- Social movements and the economic context: how to unite struggles and work together
- Creating links between local environmental struggles and anti-capitalist movements
- And other discussion topics brought forth by participants!
Since the liberal election, resistance appears to be growing against the Couillard government’s austerity program. A double discourse has again been revealed; although cuts are made, cronyism and a refusal to tax big businesses, banks, and the rich, continue to run rampant. In 2015, the student movement announced a heated spring, while unions held back until autumn…The mood intensified during collective union agreements and numerous strikes ensued throughout Community organizations as well. Before the holidays, an agreement seemed to have been reached with the Front Common. Faced with the threat of outrageous cuts, the voices of the people were heard louder than usual, and many were relieved to have weathered the worst. Many have announced the continuation of the battle this winter.
Make no mistake, the government’s agenda will go forward in 2016. Despite their efforts, social movements are faced with considerable fragmentation. We have yet to see a capacity for aggressive, joint action, including demands which go beyond individual sectors… But an awakening seems to have occurred. As the winds of oppression continue to strike the defenceless from all sides, we must hope that the winter will not cool these efforts.
We would like to invite you to participate in a day of workshops, exchange, discussion and reflection, of the state within social and anti-capitalist movements, as well our perspectives and challenges being faced.
On the Menu
12 :30 to 2 :15
« Capitalism, austerity and inequality » workshop.
« Conflict resolution in anti-authoritarian milieus» workshop.
« Dans l'ombre des frontières » documentary and discussion on migrant struggles.
2:30 to 4:30
Panel with various speakers addressing the challenges and perspectives of social groups and movements
5:00 to 7:00
Dinner and group discussions
Economic context and social movements: how to work together and unite movements
Establishing connections between environmental activism and the anti-capitalist movement
60% of Canadian workers cannot afford to skip a paycheck. 14 million people are living paycheck to paycheck, earning less than $ 20 000 a year. Indeed, since the Harper government’s reforms, fewer unemployed workers have access to unemployment insurance. Not to mention welfare recipients, those without legal status and the jobless; groups regularly seen and treated as thieves. And what of the daily reality faced by indigenous peoples? They continue to face the colonial oppression of their territories, their identities, and their bodies; a true genocide over 500 years.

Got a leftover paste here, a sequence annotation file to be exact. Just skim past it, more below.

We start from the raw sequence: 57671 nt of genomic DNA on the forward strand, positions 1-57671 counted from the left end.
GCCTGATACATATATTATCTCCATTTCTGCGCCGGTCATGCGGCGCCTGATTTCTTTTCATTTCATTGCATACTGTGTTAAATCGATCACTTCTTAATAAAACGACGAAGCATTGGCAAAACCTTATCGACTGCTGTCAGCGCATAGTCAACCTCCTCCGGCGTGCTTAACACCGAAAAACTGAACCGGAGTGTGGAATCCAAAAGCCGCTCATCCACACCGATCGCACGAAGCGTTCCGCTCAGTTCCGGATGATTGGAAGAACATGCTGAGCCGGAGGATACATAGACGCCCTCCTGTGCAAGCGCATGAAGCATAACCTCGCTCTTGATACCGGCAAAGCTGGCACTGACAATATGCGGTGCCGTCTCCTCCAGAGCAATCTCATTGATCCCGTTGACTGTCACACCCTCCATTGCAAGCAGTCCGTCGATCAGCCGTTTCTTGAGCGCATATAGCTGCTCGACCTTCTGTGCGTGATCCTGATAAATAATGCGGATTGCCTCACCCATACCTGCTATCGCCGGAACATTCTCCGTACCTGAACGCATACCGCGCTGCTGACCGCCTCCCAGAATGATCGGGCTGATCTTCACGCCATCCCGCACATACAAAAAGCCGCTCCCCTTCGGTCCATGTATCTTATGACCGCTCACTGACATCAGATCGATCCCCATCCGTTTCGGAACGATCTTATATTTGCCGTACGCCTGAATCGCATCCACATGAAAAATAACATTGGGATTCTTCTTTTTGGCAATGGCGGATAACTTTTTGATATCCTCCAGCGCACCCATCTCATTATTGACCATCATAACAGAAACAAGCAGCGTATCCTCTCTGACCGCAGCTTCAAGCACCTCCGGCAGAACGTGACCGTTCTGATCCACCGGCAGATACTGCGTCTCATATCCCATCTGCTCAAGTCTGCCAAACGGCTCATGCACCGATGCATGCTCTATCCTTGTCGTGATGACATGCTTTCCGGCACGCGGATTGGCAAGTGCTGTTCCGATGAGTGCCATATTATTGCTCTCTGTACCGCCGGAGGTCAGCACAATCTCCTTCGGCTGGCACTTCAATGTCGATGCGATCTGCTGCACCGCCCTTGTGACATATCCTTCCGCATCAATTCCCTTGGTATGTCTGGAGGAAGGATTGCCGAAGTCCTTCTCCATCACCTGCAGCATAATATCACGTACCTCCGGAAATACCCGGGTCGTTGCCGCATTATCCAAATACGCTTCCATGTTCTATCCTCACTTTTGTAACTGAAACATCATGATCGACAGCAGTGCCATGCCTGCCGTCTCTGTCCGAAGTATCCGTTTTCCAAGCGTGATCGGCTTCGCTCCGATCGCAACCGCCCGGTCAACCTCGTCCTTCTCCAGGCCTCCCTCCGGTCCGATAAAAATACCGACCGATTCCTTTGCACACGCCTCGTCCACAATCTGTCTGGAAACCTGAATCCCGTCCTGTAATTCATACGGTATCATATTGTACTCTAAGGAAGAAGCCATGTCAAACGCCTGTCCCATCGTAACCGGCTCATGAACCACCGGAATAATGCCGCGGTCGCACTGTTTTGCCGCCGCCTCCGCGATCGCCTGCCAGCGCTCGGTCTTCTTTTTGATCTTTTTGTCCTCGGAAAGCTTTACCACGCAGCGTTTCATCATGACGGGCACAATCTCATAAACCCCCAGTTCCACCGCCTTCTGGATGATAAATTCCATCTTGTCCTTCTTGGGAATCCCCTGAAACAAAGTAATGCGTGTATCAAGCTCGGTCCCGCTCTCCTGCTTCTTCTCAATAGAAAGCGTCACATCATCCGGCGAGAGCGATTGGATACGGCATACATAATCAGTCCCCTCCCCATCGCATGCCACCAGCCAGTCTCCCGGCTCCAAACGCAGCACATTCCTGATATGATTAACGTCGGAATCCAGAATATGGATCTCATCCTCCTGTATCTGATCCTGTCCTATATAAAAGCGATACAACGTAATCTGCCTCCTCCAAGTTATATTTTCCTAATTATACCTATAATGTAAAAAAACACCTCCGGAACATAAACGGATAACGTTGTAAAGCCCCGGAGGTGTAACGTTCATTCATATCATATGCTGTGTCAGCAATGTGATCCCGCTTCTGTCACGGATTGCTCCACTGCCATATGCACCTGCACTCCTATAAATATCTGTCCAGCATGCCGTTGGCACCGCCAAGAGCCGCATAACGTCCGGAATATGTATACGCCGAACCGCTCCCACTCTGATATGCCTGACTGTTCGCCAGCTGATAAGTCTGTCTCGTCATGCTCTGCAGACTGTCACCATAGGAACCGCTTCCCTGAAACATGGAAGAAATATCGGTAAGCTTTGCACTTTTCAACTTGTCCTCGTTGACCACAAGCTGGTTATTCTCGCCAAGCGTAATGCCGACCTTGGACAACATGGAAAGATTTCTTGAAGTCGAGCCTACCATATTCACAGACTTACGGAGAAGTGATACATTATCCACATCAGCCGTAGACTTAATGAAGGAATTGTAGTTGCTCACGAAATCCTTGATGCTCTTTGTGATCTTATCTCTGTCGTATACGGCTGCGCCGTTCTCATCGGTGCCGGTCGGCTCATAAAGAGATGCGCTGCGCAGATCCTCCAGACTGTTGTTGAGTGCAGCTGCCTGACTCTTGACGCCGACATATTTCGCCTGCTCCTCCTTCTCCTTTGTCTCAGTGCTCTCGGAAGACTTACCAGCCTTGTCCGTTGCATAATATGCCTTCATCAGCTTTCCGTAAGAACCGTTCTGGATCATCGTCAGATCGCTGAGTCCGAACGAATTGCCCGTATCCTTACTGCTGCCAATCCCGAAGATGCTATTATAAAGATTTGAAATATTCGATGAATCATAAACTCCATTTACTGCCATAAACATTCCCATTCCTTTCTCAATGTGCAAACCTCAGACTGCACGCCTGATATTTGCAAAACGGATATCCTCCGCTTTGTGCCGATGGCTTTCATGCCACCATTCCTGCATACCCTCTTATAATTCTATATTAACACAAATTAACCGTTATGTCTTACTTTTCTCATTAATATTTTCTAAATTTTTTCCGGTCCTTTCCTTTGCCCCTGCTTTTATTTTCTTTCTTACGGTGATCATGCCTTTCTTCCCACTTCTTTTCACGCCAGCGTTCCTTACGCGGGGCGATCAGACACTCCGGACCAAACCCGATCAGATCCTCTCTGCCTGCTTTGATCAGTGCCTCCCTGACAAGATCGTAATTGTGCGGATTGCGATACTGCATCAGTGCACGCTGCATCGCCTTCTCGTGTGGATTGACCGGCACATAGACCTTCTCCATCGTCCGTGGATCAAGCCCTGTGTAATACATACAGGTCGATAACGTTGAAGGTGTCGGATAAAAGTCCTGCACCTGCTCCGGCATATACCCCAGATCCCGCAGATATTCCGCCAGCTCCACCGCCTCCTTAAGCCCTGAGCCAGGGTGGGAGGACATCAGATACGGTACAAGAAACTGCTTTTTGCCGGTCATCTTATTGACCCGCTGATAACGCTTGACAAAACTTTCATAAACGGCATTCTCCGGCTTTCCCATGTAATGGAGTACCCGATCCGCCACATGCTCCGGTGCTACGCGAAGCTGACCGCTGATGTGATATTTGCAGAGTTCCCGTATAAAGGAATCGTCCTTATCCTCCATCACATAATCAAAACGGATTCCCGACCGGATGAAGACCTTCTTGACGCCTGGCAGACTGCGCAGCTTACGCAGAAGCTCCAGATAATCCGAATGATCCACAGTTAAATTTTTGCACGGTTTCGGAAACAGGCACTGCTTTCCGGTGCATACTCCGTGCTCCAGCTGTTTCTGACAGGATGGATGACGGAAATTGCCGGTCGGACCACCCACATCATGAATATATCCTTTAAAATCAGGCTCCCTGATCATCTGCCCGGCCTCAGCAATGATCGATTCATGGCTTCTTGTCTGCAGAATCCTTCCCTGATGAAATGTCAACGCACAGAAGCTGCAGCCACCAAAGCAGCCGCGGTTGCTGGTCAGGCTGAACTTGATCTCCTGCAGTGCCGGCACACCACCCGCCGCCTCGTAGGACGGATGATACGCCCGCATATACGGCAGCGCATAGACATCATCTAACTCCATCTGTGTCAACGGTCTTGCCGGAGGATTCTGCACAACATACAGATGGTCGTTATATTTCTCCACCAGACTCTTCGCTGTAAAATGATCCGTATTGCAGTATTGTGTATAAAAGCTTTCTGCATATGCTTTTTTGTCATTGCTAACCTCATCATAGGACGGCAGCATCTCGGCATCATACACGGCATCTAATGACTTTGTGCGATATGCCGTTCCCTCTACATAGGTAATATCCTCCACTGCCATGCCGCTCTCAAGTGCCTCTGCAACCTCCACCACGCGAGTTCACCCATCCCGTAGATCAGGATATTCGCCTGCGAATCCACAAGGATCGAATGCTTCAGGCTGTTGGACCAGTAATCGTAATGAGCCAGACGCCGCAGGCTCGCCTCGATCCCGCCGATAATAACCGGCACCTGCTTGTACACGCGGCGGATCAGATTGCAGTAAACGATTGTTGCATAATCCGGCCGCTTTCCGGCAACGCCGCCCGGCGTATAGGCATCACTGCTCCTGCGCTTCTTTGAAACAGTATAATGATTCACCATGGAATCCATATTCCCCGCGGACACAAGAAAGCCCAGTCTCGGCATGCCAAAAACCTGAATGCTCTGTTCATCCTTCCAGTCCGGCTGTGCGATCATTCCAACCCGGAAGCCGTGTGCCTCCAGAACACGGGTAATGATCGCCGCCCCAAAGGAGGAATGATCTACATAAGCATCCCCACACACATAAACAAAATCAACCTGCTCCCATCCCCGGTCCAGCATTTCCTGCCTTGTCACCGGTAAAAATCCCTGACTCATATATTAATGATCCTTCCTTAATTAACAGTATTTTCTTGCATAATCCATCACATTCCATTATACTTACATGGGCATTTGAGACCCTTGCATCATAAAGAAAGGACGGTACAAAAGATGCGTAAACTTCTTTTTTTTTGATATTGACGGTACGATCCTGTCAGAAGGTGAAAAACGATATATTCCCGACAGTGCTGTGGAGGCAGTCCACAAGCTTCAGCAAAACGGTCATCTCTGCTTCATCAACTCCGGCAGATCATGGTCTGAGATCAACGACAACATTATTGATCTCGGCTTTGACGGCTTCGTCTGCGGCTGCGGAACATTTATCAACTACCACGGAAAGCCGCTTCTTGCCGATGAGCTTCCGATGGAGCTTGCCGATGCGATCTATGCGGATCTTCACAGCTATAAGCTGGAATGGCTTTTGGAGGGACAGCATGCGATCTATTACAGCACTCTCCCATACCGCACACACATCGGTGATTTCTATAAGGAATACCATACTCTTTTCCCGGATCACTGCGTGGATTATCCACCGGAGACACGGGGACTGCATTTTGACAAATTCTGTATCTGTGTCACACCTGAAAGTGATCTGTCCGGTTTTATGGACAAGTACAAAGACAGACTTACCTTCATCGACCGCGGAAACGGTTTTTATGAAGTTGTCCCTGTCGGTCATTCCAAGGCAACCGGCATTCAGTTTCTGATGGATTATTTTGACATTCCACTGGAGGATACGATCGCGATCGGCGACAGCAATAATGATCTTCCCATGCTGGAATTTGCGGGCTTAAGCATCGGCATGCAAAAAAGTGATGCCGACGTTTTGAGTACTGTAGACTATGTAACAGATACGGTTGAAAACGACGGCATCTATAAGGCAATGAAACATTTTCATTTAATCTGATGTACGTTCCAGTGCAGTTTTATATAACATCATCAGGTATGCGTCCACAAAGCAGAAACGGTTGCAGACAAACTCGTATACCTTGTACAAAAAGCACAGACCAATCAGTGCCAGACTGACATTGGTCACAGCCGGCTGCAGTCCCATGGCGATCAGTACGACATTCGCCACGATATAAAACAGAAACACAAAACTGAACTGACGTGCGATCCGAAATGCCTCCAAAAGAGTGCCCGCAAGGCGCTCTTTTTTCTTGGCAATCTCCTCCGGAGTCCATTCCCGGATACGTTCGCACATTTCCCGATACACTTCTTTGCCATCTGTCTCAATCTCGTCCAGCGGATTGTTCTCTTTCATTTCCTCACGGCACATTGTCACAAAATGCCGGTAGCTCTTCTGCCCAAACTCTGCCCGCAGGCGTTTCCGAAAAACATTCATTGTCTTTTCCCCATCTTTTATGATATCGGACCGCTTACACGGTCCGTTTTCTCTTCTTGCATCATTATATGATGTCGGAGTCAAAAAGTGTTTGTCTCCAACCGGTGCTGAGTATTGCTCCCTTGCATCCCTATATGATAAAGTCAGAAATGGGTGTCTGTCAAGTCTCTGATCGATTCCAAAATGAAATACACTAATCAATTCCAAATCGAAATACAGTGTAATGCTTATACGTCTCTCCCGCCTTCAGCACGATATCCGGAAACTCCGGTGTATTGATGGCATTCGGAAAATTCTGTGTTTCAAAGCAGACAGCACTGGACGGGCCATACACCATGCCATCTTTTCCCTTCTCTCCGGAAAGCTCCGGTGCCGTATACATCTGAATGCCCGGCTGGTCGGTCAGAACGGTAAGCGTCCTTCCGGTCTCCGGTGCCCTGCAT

In Québec, we have been relentlessly served the same dogma of balanced budgets for 20 years, albeit under the guise of other names. We have gone from Lucien Bouchard’s zero-deficit, to Jean Charest’s sacred restructuring of the state, to Couillard’s current austerity program. Despite the fact that the government is operating with a sense of continuity, we are consistently surprised and acting on the defensive. We have long known that the cutbacks pushed by the economic elite—known as "structural adjustments" in the third world—aim to fulfill the laws of global capitalism, also known as "market globalization" or "neoliberalism". Through the "growth opportunities" offered by the system, the rich are guaranteed a plethora of options to get richer while the majority is increasingly impoverished.
It didn't start with neoliberalism and it won't stop with austerity, as these are the results of the capitalist system’s inevitable evolution towards the accumulation of wealth for a minority and repression. The public is increasingly forced to fight for survival, while a select few amass billions. The next generations face a dark future, in addition to inheriting a planet which is on its last legs, deteriorating little by little.
Our fight this autumn has been tepid… what lessons can we learn from the tactics used in our respective sectors? How can we better coordinate our efforts in order to challenge the capitalistic austerity agenda together?
Join us February 6 to discuss!
Noon to 7hpm at Carrefour Parenfants, 4650 Ontario Est, Viau metro.
CLAC is a QPIRG-Concordia working group.
The popular education committee is a QRIP-UQAM working group.
Thank you CKUT!
**Please note that the building is not easily wheelchair accessible. For all inquiries, please contact us @ info @ clac-montreal.net .
Two steps to the front entrance, three to reach the main hall, and seventeen steps to the second floor, where certain presentations will take place.
The washroom doors are easily accessible at 30 inches or 76 cm.
For inquiries regarding the teach-in, do not hesitate to reach us @ info @ clac-montreal.net